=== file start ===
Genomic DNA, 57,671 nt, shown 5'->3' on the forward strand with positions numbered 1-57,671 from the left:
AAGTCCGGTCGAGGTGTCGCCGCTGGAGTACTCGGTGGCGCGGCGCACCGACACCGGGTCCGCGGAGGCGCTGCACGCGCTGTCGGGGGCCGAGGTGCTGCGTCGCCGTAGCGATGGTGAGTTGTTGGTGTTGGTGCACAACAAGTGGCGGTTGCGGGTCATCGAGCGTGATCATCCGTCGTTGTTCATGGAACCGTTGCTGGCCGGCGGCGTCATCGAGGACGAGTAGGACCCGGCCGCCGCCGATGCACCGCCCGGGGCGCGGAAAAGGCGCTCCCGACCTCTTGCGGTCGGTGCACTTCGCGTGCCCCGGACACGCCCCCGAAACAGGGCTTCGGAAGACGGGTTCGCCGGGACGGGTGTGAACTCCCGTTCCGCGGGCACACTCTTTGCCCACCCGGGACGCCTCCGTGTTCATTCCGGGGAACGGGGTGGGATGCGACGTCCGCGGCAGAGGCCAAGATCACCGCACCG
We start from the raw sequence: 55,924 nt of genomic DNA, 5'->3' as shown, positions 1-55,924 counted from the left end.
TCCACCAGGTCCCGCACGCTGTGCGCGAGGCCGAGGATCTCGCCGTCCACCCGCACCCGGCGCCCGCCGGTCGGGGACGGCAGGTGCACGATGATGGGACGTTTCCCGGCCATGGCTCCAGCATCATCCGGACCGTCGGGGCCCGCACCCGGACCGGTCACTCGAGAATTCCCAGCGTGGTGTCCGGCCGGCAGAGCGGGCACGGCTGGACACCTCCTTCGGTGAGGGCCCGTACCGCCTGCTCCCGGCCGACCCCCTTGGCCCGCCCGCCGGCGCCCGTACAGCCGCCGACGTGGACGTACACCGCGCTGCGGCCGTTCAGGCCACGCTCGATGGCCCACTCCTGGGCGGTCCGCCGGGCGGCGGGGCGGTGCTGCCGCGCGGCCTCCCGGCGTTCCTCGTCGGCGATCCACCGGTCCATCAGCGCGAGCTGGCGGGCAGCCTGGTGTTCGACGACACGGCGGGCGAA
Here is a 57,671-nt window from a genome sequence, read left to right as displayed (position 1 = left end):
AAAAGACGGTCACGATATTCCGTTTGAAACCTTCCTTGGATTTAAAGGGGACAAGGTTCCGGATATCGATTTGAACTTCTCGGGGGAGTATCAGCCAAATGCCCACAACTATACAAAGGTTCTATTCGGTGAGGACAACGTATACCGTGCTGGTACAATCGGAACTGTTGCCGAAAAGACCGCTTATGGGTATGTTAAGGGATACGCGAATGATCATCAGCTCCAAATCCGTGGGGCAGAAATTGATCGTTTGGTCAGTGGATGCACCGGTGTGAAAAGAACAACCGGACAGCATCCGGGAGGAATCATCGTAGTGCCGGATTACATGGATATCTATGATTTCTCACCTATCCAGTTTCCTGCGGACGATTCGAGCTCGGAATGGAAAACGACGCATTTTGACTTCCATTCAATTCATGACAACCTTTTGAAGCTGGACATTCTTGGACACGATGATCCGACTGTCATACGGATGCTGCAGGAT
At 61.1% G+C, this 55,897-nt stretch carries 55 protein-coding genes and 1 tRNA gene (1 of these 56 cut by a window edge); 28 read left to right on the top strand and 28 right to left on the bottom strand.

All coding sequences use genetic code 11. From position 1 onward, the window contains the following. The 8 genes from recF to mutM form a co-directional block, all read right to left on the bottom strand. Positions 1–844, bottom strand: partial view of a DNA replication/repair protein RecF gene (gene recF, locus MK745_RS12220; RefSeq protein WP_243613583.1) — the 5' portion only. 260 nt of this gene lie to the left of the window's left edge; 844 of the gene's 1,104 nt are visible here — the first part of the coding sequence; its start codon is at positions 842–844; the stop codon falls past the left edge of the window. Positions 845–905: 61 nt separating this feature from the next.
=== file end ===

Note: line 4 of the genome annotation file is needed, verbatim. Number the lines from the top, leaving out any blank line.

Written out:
TCCACCAGGTCCCGCACGCTGTGCGCGAGGCCGAGGATCTCGCCGTCCACCCGCACCCGGCGCCCGCCGGTCGGGGACGGCAGGTGCACGATGATGGGACGTTTCCCGGCCATGGCTCCAGCATCATCCGGACCGTCGGGGCCCGCACCCGGACCGGTCACTCGAGAATTCCCAGCGTGGTGTCCGGCCGGCAGAGCGGGCACGGCTGGACACCTCCTTCGGTGAGGGCCCGTACCGCCTGCTCCCGGCCGACCCCCTTGGCCCGCCCGCCGGCGCCCGTACAGCCGCCGACGTGGACGTACACCGCGCTGCGGCCGTTCAGGCCACGCTCGATGGCCCACTCCTGGGCGGTCCGCCGGGCGGCGGGGCGGTGCTGCCGCGCGGCCTCCCGGCGTTCCTCGTCGGCGATCCACCGGTCCATCAGCGCGAGCTGGCGGGCAGCCTGGTGTTCGACGACACGGCGGGCGAA